SO03: Evaluation of a 25-gene panel in patients with suspected Lynch syndrome: preliminary results from the FAMOSA study

Balaguer1, J. Balmaña2, A. Sánchez1, T.Ocaña1, I. Esteban2, G. Llort3, R. Jover4, J. Cubiella5, M. Herráiz6, V. Hernández7, S. Martínez8, M.J. Oruezábal Moreno9, C. Garau10, S. Kohrrami11, A. Herreros de Tejada12, R. Morales13, J.M. Cano14, R. Serrano15, C. Guillén16, A.B. Beatriz Sánchez-Heras17, E. Adrover18, E. Carrasco2, N. Gadea2, J. Brunet19.

1 – Gastroenterology Department, Hospital Clínic, Barcelona, Spain. 2 – Medical Oncology Department, Vall d’Hebron Hospital and Vall d’Hebron Institute of Oncology, Barcelona, Spain. 3 – Hospital Sabadell-Parc Taulí, Sabadell, Spain. 4 – Hospital General Universitario de Alicante, Spain. 5 – Complejo Hospitalario Ourense, Spain. 6 – Hospital Clínico Universidad de Navarra, Spain. 7 – Complejo Hospitalario Universitario de Vigo, Spain. 8 – Hospital de Mataró, Spain. 9 – Hospital Rey Juan Carlos, Spain. 10 – Hospital Son Llatzer, Palma de Mallorca, Spain. 11 – Hospital Son Espases, Palma de Mallorca, Spain. 12 – Hospital Universitario Puerta de Hierro, Madrid, Spain. 13 – Hospital La Mancha Centro, Spain. 14 – Hospital General de Ciudad Real, Spain. 15 – Hospital Reina Sofia de Córdoba, Spain. 16 – Hospital Ramón y Cajal, Madrid, Spain. 17 – Hospital General de Elche, Spain. 18 – Hospital Universitario General de Albacete, Spain. 19 – Hospital Josep Trueta de Girona, ICO, Spain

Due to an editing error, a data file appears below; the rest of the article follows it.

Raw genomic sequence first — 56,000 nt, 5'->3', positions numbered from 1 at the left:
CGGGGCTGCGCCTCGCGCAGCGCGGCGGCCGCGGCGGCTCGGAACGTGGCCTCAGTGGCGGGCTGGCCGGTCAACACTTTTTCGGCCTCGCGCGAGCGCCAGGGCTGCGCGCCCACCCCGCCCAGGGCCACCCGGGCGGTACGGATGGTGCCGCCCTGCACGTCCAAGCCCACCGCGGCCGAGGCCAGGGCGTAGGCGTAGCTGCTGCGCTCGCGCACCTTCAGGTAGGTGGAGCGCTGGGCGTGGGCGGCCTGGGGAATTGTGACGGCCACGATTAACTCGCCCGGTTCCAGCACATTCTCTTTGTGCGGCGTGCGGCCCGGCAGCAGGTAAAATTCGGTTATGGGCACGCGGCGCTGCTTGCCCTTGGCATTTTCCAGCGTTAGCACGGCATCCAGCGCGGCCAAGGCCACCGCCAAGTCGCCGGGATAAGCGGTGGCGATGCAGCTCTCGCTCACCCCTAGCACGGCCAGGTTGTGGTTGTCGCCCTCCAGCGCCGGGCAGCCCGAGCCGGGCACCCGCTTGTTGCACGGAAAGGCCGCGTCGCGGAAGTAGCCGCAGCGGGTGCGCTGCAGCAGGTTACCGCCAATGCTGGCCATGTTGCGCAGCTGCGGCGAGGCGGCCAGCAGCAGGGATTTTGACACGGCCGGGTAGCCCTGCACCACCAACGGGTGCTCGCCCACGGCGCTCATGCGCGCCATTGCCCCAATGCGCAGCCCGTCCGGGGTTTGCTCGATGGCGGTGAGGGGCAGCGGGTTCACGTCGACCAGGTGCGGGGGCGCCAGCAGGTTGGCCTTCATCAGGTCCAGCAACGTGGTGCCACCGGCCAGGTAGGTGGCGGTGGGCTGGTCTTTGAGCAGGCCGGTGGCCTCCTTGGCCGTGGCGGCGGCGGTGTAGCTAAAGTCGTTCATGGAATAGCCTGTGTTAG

Aim

The role of multigene panels for hereditary cancer risk assessment is yet to be established. We aimed at describing the prevalence of cancer predisposition gene mutations identified by a multigene panel in individuals with suspected Lynch syndrome(LS).

Method

We performed germline analysis with a next-generation sequencing 25-gene-panel(Myriad myRisk™ Hereditary Cancer) using DNA from 95 patients with suspected LS(endometrial cancer <50 y-o and/or fulfillment of revised Bethesda criteria) from Nov-2014 through March-2015 within the FAMOSA study. We classified all identified germline variants for pathogenicity and calculated the prevalence of pathogenic mutations and variants of uncertain clinical significance (VUS). We analyzed data on patients’ personal and family history of cancer.

Results

We included 95 patients [female:46(48.5%), mean age:48.6+12]: 8(8.5%) with endometrial cancer and 87(91.5%) with colorectal cancer. Multigene panel testing identified 20(21%) patients with LS syndrome mutations(8MLH1, 7MSH2, 4MSH6, 1PMS2) and 1(1%) with a mutation in BRCA2 in a 35 y-o woman without personal/familial history of breast/ovarian cancer. In patients diagnosed with mutations in the MMR genes and prior molecular screening(n=9), two displayed MMR proficiency and 5 patients had a negative prior genetic result by conventional techniques.

Conclusion

In individuals with suspected Lynch syndrome, multigene panel testing identified unexpected high-penetrance mutations in 1% of cases. Parallel sequencing also detected a meaningful number of cases with previous false negative results.

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